Gardening in the New Normal

While the unprecedented heat wave that brought triple-digit temperatures to the Pacific Northwest has passed, it has left its mark on the region’s trees and plants. Fir trees with brown patches, rhododendrons with scorched leaves and grass the color of straw dot the landscape. Since we should expect wetter winters and drier summers in the future, it’s a good time to reconsider how we garden.

In Gardening for Summer-Dry Climates, Nora Harlow provides suggestions and solutions specific to Pacific Northwest gardeners. A large portion of the book is devoted to plants that can withstand hot, dry summers; and to preventative measures, such as ways to harvest rainwater and landscaping that minimizes the risk of forest fires, making this a must-read for serious gardeners.

Olivier Filippi, known in France as the “dry gardening guru,” brings his expertise to Planting Design for Dry Gardens. Instead of water-hogging lawns that require constant maintenance, Filippi provides gardeners with alternatives such as ground covers and flowering meadows, ornamental grasses and shrubs, and gravel gardens that simultaneously highlight attractive, drought-resistant plants while keeping weeds at bay.

Xeriscaping — gardening or landscaping that reduces or eliminates the need to irrigate plants — has been widely practiced in desert and Mediterranean-type climates; as Pacific Northwest summers get drier and hotter, it’s a practice worth considering. In The Water-Saving Garden, Texas-based Pam Penick suggests drought-tolerant plants that are showstoppers along with practical solutions like grading soil and embracing pots and containers. In the section “Oasis or Mirage? Creating the illusion of water in the garden,” Penick “squeezes water from stone” with ideas for using glass and other materials to enhance your garden in surprising ways.

~posted by Frank

What’s Cooking? Fall edition

The pandemic turned many of us — perhaps not willingly — into home cooks, resulting in cookbooks with long holds queues, printing delays and a publishing industry scrambling to meet demand. While dining in restaurants is resuming, many of us will continue cooking and baking at home for ourselves, family and friends. Here are a dozen of the fall’s most anticipated cookbooks, which focus on accessible, simplified recipes and techniques.

Early September. Kick the season off at summer’s end with The Weekday Vegetarians by Jenny Rosenstrach, and eat more veggies during the week for your health (and the environment’s), saving meat for weekends. Queer Eye’s Antoni Porowski’s sophomore cookbook, Let’s Do Dinner, features balanced and flavorful fare. If you’re a foodie who enjoys the craft of cooking and an eccentric guide, Joshua Weissman: An Unapologetic Cookbook is the book for you.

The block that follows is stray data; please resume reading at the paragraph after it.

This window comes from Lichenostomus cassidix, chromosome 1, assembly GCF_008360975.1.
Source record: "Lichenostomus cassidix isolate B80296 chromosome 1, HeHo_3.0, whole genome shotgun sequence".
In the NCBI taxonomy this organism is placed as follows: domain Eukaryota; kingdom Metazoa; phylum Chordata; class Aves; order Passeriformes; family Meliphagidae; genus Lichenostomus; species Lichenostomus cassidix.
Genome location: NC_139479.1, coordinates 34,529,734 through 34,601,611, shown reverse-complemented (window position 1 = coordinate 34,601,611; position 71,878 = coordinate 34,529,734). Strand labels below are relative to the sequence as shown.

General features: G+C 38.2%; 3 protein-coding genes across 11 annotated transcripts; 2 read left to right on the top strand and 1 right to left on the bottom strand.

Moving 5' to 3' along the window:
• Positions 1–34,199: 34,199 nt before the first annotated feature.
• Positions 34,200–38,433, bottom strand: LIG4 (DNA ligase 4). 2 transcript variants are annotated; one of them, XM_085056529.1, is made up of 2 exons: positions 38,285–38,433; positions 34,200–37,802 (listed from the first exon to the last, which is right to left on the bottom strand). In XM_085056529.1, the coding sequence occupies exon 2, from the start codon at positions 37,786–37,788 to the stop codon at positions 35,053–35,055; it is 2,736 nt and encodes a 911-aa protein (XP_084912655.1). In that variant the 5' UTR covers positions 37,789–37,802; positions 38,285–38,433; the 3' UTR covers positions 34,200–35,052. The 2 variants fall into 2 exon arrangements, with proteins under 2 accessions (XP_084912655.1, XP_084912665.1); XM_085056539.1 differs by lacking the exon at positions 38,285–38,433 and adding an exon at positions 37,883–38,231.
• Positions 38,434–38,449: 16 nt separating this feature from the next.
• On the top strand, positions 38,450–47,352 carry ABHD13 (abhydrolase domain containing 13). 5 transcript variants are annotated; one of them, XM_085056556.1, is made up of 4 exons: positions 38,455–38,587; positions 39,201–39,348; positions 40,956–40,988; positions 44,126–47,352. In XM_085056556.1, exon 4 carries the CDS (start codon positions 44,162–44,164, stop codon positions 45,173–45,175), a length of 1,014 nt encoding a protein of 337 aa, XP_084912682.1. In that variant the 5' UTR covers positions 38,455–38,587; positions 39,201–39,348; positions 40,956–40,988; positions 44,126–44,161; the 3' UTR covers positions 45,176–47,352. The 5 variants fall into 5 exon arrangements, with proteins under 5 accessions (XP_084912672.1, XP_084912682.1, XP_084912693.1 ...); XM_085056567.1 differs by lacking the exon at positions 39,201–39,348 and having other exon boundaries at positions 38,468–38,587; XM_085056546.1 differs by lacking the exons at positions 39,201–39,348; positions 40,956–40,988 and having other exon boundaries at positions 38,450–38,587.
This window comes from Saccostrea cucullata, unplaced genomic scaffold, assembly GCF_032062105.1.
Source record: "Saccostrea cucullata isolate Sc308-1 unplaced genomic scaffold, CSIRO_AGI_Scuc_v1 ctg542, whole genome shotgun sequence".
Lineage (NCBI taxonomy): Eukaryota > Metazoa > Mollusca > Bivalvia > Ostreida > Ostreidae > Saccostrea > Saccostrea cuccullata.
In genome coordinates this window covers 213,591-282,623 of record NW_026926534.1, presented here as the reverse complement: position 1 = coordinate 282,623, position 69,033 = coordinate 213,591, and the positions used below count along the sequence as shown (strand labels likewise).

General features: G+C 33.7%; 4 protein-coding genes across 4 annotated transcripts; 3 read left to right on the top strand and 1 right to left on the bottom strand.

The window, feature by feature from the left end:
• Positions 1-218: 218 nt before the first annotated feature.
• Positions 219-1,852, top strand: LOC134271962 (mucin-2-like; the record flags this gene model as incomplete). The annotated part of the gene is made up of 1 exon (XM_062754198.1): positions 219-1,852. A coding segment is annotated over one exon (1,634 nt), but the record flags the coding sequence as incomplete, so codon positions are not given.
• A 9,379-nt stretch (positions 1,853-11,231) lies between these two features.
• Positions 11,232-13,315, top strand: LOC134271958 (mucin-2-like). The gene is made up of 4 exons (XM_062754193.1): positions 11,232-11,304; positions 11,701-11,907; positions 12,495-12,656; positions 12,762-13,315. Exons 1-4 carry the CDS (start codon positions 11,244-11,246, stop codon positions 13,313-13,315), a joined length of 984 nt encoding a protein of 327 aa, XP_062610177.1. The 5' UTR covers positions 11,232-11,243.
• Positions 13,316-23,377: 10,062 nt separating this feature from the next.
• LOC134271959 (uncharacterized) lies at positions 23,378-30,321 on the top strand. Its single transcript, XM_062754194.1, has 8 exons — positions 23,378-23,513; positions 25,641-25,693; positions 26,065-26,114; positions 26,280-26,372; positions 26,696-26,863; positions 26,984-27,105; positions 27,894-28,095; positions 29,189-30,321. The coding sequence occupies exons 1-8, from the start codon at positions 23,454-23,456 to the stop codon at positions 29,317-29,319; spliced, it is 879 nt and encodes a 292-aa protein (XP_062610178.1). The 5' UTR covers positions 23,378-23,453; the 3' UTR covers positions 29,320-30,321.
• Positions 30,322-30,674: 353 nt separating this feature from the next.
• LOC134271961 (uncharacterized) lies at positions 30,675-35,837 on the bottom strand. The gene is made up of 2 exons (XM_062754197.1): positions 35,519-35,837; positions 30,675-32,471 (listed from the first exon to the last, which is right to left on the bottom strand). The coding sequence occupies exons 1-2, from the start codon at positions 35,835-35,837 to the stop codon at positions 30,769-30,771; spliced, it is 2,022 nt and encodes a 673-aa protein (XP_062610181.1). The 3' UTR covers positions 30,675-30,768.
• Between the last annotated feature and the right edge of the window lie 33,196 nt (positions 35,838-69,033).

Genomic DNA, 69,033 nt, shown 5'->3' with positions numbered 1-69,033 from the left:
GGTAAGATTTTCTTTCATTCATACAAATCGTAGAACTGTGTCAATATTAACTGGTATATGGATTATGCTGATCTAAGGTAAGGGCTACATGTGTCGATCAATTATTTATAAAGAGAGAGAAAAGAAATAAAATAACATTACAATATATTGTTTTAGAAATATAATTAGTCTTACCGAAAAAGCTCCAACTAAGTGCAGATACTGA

Continue reading “What’s Cooking? Fall edition”

To the Max: ’80s Music in Books

 

Let’s face it…many a music snob would declare the 1980s as the worst decade in music, while others would put ’80s music in the “so bad it’s good” category. A flurry of recent titles chronicle the highlights, and occasional lowlights, of the decade’s most influential artists.

For me and my high school friends, heavy metal ruled, starting with my first concert: Bon Jovi’s Slippery When Wet tour in 1984 at the Meadowlands in New Jersey. In Nöthin’ but A Good Time, you can explore all things metal – from the heyday of hair bands (confession: I’ve seen both Whitesnake and Skid Row in concert) to the edgier Guns N’ Roses, before heavy metal gave way to grunge in the ’90s. Spanning hard rock classics (Ratt’s “Round & Round”) and obligatory metal ballad (Poison’s “Every Rose Has it’s Thorn”), authors Tom Beaujour and Richard Bienstock take readers on a wild ride. Continue reading “To the Max: ’80s Music in Books”

Spring Cooking

As we prepare to face a second spring largely indoors, it’s a good time to be inspired by some new culinary skills and dishes. Here are a baker’s dozen of cookbooks coming out this spring to enjoy, whether cooking solo or for family and friends.

Nigella Lawson returns with Cook, Eat, Repeat, her first cookbook in three years, which combines imaginative recipes with delightful essays. The latest from Julia Turshen, Simply Julia, puts fuss-free healthy comfort food like Kitchen Sink Frittata front and center. In Cook This BookInstagram fave Molly Baz (620,000 followers and counting) delivers 95 easy recipes for those new to home cooking. Continue reading “Spring Cooking”

#BookBingoNW2020: Trans or Non-Binary Author

For transgender and non-binary folx, 2020 has been a mixed bag politically, while the intentional killing of trans folx continues, unabated. Publishing has been a bright spot, as trans and non-binary authors are more visible than ever before; yet J.K. Rowling’s controversial position on trans rights, considered by many to be transphobic, shows more work must be done. For Adult Book Bingo, consider one of these outstanding books for the trans or non-binary author square.

Nonfiction Continue reading “#BookBingoNW2020: Trans or Non-Binary Author”